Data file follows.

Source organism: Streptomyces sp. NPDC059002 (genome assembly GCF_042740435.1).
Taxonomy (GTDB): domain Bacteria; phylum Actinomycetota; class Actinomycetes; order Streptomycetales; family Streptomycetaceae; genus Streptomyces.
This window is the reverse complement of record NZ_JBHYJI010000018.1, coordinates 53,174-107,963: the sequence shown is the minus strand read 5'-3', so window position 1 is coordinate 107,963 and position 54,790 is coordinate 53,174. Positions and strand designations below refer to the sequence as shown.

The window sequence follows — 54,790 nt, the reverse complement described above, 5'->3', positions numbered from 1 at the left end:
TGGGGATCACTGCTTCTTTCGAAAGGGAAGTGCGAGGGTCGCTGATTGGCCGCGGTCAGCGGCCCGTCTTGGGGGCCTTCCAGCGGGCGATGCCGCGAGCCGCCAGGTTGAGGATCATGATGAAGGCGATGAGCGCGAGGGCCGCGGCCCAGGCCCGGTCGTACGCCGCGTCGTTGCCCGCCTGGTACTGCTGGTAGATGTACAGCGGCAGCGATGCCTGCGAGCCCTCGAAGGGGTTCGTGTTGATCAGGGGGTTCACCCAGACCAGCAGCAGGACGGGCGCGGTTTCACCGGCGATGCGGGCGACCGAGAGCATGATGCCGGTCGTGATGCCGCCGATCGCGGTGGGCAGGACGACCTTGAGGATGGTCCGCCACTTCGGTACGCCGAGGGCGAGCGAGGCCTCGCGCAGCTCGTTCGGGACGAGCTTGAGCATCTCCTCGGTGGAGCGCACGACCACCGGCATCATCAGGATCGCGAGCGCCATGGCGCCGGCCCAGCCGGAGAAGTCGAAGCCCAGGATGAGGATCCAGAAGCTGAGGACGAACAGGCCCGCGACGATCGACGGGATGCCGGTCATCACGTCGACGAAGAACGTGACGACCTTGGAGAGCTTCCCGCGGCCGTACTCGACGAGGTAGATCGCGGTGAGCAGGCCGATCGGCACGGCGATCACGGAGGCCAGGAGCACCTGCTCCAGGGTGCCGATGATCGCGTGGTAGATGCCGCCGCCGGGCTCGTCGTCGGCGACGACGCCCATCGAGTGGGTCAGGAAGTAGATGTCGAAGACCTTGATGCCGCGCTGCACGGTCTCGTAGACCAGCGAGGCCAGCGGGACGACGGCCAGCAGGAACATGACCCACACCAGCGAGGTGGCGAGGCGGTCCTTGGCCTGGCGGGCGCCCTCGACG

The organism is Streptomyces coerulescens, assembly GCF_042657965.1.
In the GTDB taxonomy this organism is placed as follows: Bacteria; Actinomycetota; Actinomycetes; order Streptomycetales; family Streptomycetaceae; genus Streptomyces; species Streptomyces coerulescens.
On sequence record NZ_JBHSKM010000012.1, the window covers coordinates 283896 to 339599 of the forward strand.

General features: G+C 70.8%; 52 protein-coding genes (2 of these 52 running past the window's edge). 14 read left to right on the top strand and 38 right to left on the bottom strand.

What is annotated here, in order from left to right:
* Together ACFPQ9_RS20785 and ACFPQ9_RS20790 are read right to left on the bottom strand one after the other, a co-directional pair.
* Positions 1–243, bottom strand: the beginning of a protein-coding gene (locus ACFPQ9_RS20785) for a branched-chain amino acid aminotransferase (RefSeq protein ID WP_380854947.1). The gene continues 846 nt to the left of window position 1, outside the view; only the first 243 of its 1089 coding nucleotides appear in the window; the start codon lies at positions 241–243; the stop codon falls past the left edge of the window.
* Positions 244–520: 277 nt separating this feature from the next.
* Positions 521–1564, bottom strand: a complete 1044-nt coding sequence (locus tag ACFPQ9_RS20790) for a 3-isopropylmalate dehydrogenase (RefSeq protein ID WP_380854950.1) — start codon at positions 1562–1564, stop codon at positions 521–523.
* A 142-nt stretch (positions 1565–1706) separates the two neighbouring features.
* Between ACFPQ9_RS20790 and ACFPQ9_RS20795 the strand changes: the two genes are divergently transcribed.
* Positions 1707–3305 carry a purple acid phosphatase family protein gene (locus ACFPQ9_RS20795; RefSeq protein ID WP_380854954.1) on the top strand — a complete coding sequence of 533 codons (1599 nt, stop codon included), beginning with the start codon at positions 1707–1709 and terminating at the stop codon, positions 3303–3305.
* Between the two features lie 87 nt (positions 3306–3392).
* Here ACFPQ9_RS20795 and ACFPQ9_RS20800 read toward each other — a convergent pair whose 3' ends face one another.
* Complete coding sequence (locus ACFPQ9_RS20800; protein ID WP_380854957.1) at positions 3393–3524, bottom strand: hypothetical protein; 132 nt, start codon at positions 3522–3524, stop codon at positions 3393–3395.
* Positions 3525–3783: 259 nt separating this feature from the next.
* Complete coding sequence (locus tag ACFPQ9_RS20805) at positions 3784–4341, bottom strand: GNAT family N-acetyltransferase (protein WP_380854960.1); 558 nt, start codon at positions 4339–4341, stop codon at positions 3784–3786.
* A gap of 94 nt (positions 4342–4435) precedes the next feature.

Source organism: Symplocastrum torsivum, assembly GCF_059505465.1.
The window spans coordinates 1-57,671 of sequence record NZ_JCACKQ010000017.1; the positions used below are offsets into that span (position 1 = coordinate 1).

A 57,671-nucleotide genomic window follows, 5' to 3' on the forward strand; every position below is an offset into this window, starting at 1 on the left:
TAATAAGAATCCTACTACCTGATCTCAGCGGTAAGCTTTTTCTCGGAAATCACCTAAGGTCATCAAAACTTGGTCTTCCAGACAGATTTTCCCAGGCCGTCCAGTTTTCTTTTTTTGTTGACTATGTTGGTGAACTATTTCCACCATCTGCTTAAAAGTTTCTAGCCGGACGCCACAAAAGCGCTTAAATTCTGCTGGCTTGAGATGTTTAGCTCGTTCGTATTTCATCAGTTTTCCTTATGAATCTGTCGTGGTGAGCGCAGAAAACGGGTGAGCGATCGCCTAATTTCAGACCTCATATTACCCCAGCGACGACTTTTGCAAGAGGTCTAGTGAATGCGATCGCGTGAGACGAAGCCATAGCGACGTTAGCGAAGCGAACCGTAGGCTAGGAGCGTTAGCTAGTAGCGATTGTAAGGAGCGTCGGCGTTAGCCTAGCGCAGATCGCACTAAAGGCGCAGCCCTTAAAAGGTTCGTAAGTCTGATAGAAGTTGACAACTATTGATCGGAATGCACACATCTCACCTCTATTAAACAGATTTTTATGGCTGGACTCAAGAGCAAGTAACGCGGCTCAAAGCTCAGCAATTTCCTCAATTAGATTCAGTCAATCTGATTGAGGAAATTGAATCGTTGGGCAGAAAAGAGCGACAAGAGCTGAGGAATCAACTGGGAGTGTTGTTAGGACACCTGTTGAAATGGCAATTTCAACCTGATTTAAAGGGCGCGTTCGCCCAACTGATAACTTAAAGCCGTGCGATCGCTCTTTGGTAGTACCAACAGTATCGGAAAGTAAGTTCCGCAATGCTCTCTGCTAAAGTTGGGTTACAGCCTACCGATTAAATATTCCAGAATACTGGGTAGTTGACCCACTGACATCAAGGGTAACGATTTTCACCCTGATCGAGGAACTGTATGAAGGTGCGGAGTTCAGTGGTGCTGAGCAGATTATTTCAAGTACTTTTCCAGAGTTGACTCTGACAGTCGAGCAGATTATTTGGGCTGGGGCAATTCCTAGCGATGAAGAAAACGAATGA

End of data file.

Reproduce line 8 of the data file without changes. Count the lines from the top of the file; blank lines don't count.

On sequence record NZ_JBHSKM010000012.1, the window covers coordinates 283896 to 339599 of the forward strand.